I wonder sometimes if Hawaiian natives rue the day Portuguese immigrants brought the ukulele to their island state. Lord knows if it originated with any level of prestige, but as it now stands in the American imagination, the instrument is known as little more than an aesthetic tchotchke, as cheaply evocative of paradise as leis and strawberry daiquiris and just as disposable. Its dilettantish use by mainlanders belies a musical tradition that deserves better ambassadors than mawkish troubadours on subway platforms (there are, as with most such generalizations, some exceptions to this).
These Trails, the once-forgotten Honolulu folkies whose self-titled 1973 debut (and only release as a band) got a lovingly mastered re-release courtesy of Drag City this year, aren’t much interested in the ukulele, and that’s just as well. As Slant Magazine’s Jaymie Baxley noted in her review of Eddie Vedder’s misguided last solo venture,, the mini guitar is “only capable of producing about four distinctive sounds,” making it unsuitable for These Trails’ fussy, sometimes achingly pretty lullabies (singer and guitarist Patrick Cockett would later take up the instrument for Taj Mahal’s touring blues band).
The quaint affect that constitutes the ukulele’s current notoriety, though, marks These Trails in the instrument’s stead, and might be the one thing holding their music back from greatness. The late Margaret Morgan’s lilting soprano, at times mock-accented and childlike, produces that affect all on its own, which is to speak nothing of its regular collusion in two- and three-part harmonies with her male cohorts. No doubt that it’s all very skilled; to hear Morgan make the effortless octave jumps during the multi-pitch syllables of “Our House in Hanalei” is to hear a white woman who’s mastered the indigenous forms she loves. But that singular display of craftsmanship is mostly what These Trails is, and as such, a certain air of cultural remove permeates the project, even in the cutesier moments.
There are exceptions to this, usually also in moments, but in one case in an entire song. That song is “Hello Lou,” and while I couldn’t quite tell you what it’s about, I could tell you that it caught me off guard with its dramatic beauty. Maybe its swells of theremin and mellotron will strike you as corny and cringingly unironic, but they send chills down my spine, and I’m no flower child myself.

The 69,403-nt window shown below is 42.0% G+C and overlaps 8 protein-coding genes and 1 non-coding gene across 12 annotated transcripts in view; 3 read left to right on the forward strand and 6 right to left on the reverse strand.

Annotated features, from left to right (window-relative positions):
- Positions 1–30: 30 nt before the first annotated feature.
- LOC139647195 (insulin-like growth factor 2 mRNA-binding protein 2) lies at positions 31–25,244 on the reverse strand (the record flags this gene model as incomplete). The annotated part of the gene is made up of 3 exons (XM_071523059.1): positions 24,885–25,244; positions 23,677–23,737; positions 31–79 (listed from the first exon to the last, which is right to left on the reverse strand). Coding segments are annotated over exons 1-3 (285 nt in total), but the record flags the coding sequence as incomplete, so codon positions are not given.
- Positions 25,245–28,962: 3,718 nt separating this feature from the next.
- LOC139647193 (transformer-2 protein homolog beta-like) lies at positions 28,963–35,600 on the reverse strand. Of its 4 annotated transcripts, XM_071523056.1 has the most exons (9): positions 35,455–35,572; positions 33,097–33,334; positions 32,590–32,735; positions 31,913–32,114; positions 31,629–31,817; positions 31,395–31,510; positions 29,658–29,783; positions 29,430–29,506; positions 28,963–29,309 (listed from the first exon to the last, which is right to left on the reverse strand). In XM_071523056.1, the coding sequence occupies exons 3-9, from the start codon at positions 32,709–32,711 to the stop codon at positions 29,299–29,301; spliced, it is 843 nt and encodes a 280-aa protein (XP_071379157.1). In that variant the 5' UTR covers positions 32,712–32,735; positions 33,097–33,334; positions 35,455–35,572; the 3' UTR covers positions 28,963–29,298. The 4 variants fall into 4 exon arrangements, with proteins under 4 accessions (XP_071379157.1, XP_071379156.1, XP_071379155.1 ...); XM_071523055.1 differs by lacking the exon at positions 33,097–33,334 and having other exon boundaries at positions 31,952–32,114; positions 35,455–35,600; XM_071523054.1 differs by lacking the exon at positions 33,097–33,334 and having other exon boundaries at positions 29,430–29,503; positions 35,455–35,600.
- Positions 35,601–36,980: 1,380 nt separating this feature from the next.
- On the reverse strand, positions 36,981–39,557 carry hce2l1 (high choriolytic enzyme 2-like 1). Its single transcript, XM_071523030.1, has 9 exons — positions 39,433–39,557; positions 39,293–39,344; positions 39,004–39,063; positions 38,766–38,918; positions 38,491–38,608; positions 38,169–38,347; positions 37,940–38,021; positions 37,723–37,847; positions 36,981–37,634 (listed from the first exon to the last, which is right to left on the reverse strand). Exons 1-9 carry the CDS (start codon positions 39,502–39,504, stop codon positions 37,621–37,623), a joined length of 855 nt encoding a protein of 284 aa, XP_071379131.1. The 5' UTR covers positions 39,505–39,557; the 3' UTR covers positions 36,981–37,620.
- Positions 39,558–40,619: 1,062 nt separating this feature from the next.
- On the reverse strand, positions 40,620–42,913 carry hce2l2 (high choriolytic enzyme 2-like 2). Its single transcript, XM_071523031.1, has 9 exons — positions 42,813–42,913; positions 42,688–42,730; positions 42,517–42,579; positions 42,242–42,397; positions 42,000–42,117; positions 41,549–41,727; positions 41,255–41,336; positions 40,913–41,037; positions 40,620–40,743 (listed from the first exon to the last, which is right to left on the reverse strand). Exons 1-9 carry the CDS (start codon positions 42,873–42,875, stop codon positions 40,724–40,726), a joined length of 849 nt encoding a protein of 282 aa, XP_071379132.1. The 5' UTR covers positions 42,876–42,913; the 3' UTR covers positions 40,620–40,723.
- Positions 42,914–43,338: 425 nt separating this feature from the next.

Elsewhere, though, the album is unerringly whimsical. The subject matter is naturalistically focused, which is fitting enough, given both the primitive origins of its sound and the unparalleled comeliness of the Hawaiian landscape. It’s much easier to sympathize with These Trails’ starry-eyed tree-hugging than, say, the medievalist nostalgia of Amazing Blondel, Lindisfarne, and other pantalooned contemporaries in the “progressive” folk scene, but the pervasive naïveté still comes through loud and clear – even more so on Drag City’s impressive transfer – and whether it whisks you off to the romance of a simpler existence, or makes you roll your eyes in insurmountable indifference, may depend on anything as permanent as your personality, or as flighty as your current mood.
I’m tempted, then, to whittle my prognosis down to “dated,” but that’s unfair: would there really be fewer listeners taking this seriously now than four decades ago? Escapism gains power the more powerful the need to escape, and while high school history might insist these feelings are felt collectively, I insist that even in the hardest of times, confrontation trumps evasion (how else to explain Woody Guthrie, “Ohio,” and funk music?). The greener-pastures appeal of These Trails therefore limits it. Even the criminally-pigeonholed Fairport Convention had enough emotional depth to transcend its maypole-dancing first appearances, and its reasonable longevity can testify to that. These Trails, on the other hand, are basically charlatans. Lovable, extraordinarily-talented charlatans, but charlatans all the same, and had they survived past their debut album, they’d probably sit alongside the ukulele, justifiably or not, as one thing to most listeners: a whole lot of hippie bullshit.
- Multiple songs MySpace
// Sound Affects
"The man whose songs were recorded by Johnny Cash, Alan Jackson, Ricky Skaggs, David Allan Coe, The Highwaymen, and countless others succumbs to time’s cruel cue that the only token of permanence we have to offer are the effects of shared moments and memories.READ the article